In order to peacefully resolve current critical political and environmental issues, from a spiritual perspective, we must mindfully calm our disturbed, judgmental and reactive states of mind. Rather than vindictively seeking retribution for wrongs, or reactively condemning others, or judgmentally attempting to change them, it is wise to first empathetically look within to see and change our own undesirable mental habits. Thereby with quiet minds and open hearts we can non-violently and non-judgmentally resist injustice, while honoring the spiritual essence and universal equality of everyone everywhere.
To explain these opinions about philosophical and pragmatic issues of Justice versus Judgment, I have posted the above quotations and intuitive interpretations of Jesus’s teachings on these subjects, and hereafter discuss what I’ve learned about them as an egalitarian attorney.
For much of my adult life as a social justice lawyer, I tended to be judgmental and unforgiving of perceived wrongdoers. Thus, on retiring from legal practice in 1992 it was easy for me to stop lawyering – by deactivating my law license – but hard to stop gratuitously judging or blaming others who seemed to act hypocritically or harmfully.
But after my midlife spiritual awakening I decided that we are all here to evolve by gradually realizing and actualizing our common spiritual Oneness with all Life – beyond our mistakenly perceived separation from each other; and, that we can advance such evolution by mindful identification, observation and purification of our mental tendencies and obscurations impeding realization of Oneness.
So, with increasing mindfulness, I began identifying my particular mental challenges and evolutionary opportunities in this lifetime. And gradually I realized that – as a litigation lawyer and ardent social justice advocate – I had longtime propensities of often being outspokenly, acerbically, and reactively judgmental, unforgiving and sometimes angry about perceived injustices; that these tendencies were not helping others or me; and that they were impediments to spiritual evolution.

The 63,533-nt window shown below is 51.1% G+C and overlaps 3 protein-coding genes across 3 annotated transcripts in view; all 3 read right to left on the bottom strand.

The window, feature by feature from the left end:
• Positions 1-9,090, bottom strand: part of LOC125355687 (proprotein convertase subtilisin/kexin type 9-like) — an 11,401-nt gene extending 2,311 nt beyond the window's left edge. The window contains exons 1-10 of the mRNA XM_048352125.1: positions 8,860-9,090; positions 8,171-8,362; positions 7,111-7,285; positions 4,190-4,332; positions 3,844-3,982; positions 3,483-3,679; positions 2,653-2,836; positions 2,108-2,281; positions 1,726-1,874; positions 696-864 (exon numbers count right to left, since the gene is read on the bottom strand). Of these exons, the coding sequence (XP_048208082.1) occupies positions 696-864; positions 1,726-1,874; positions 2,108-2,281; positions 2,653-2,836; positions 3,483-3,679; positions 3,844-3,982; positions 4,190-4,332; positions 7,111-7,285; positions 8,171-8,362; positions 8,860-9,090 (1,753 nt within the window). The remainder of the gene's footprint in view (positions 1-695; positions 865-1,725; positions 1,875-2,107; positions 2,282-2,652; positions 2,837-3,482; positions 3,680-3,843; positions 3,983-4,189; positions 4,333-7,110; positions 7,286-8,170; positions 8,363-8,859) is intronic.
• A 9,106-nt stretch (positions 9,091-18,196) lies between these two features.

Since first identifying these unhelpful tendencies, it has been challenging for me to transcend them. Most challenging have been instances of apparently harmful betrayal of private or public trust. Apart from numerous flagrant betrayals of public welfare by politicians and corporations which I have resisted, there have been a few unforgettable and psychologically traumatic events which I experienced as personal betrayals, but now see with forgiveness as disguised blessings which furthered my spiritual evolution.
Ultimately I have realized that blame, rancor or vengeance never change others and are always incompatible with a peaceful mind; that all unforgiving behavior is ego trying to preserve its falsely imagined separate identity; and, that any bitterness we harbor against a perceived “other” separates us from our divine Oneness.
Thus Peace Pilgrim insightfully instructed that:
“If you are harboring the slightest bitterness toward anyone, or any unkind thoughts of any sort whatever, you must get rid of them quickly. They are not hurting anyone but you. It isn’t enough just to do right things and say right things – you must also think right things before your life can come into harmony.”
~ “Peace Pilgrim – Her Life and Work in Her Own Words”
And because human unconsciousness and ignorance of our true self-identity is the root cause of all perceived evil, the Buddha taught that:
“To understand everything is to forgive everything.”
May these teachings help all of us learn to forgive everything, and to not judge, condemn, or criticize apparent evil, but to nonviolently resist and transcend it with love, righteousness and justice, and
May we thereby live ever happier, peaceful and harmonious lives.
And so may it be!